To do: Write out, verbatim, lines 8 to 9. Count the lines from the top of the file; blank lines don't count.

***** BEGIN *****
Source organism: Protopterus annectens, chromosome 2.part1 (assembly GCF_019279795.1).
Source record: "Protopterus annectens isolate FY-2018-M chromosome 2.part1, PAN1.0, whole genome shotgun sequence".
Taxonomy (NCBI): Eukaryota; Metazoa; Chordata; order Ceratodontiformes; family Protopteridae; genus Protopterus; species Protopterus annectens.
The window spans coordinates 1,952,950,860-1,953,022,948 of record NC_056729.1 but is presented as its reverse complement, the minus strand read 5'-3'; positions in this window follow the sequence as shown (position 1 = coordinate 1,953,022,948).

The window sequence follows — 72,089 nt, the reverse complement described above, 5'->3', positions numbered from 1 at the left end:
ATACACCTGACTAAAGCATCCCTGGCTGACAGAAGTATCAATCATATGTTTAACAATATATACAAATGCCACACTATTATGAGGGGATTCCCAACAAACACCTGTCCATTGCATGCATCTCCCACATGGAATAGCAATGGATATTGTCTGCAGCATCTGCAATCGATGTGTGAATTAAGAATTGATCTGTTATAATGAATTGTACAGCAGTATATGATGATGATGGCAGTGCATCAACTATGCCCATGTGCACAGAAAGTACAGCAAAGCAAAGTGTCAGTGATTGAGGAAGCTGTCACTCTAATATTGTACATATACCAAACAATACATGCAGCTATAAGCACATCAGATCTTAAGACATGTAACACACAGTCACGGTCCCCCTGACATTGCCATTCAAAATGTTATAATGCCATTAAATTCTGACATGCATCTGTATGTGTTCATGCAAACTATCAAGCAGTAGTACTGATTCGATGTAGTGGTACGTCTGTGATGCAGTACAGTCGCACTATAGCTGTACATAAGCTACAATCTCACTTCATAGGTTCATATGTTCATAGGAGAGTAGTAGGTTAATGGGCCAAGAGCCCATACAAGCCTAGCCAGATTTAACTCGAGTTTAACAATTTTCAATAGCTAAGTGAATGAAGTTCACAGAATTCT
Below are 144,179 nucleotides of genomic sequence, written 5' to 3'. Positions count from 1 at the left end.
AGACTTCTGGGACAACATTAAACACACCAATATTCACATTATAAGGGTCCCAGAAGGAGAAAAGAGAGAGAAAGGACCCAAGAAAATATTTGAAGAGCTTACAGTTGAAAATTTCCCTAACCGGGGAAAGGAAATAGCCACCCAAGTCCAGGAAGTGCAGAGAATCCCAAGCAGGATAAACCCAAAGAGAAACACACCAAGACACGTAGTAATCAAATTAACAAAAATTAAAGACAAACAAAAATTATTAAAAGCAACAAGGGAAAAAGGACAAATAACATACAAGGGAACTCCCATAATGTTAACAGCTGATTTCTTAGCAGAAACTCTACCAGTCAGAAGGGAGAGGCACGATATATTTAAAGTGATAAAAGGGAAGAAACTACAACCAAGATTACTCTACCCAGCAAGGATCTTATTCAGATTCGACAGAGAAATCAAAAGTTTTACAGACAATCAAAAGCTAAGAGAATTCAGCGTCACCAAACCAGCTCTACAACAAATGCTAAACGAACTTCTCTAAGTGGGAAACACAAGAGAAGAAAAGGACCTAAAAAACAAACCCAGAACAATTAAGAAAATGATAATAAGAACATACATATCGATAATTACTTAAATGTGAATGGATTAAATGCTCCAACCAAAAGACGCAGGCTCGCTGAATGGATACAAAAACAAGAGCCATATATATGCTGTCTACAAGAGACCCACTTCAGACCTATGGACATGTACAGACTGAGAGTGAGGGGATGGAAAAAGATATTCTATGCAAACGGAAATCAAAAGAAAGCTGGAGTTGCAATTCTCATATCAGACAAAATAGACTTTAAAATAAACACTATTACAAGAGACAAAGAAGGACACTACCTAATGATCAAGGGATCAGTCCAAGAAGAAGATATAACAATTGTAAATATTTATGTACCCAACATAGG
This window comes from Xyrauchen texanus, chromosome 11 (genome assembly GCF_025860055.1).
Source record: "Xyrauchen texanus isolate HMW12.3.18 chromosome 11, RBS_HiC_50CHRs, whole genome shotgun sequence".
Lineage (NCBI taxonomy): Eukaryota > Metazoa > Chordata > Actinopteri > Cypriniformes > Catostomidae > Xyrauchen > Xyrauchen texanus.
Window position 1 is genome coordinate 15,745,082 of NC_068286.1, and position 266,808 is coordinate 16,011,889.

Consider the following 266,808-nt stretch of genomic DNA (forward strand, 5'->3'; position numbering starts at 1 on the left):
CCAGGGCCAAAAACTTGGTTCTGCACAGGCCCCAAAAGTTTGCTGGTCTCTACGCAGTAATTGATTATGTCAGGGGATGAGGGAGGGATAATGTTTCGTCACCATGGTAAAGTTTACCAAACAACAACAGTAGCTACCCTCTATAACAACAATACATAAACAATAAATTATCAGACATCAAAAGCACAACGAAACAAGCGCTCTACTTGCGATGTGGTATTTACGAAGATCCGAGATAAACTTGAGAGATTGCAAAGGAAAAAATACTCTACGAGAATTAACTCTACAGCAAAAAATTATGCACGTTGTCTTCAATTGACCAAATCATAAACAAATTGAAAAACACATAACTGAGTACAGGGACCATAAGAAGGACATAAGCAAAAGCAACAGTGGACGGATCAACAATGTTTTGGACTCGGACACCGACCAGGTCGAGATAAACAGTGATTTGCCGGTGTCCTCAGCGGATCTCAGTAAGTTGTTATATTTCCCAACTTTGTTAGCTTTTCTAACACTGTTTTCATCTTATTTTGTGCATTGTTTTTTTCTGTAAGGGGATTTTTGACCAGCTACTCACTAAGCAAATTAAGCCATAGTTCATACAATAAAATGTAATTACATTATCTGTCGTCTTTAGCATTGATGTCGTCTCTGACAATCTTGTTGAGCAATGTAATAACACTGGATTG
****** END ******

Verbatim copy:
AGACTTCTGGGACAACATTAAACACACCAATATTCACATTATAAGGGTCCCAGAAGGAGAAAAGAGAGAGAAAGGACCCAAGAAAATATTTGAAGAGCTTACAGTTGAAAATTTCCCTAACCGGGGAAAGGAAATAGCCACCCAAGTCCAGGAAGTGCAGAGAATCCCAAGCAGGATAAACCCAAAGAGAAACACACCAAGACACGTAGTAATCAAATTAACAAAAATTAAAGACAAACAAAAATTATTAAAAGCAACAAGGGAAAAAGGACAAATAACATACAAGGGAACTCCCATAATGTTAACAGCTGATTTCTTAGCAGAAACTCTACCAGTCAGAAGGGAGAGGCACGATATATTTAAAGTGATAAAAGGGAAGAAACTACAACCAAGATTACTCTACCCAGCAAGGATCTTATTCAGATTCGACAGAGAAATCAAAAGTTTTACAGACAATCAAAAGCTAAGAGAATTCAGCGTCACCAAACCAGCTCTACAACAAATGCTAAACGAACTTCTCTAAGTGGGAAACACAAGAGAAGAAAAGGACCTAAAAAACAAACCCAGAACAATTAAGAAAATGATAATAAGAACATACATATCGATAATTACTTAAATGTGAATGGATTAAATGCTCCAACCAAAAGACGCAGGCTCGCTGAATGGATACAAAAACAAGAGCCATATATATGCTGTCTACAAGAGACCCACTTCAGACCTATGGACATGTACAGACTGAGAGTGAGGGGATGGAAAAAGATATTCTATGCAAACGGAAATCAAAAGAAAGCTGGAGTTGCAATTCTCATATCAGACAAAATAGACTTTAAAATAAACACTATTACAAGAGACAAAGAAGGACACTACCTAATGATCAAGGGATCAGTCCAAGAAGAAGATATAACAATTGTAAATATTTATGTACCCAACATAGG
This window comes from Xyrauchen texanus, chromosome 11 (genome assembly GCF_025860055.1).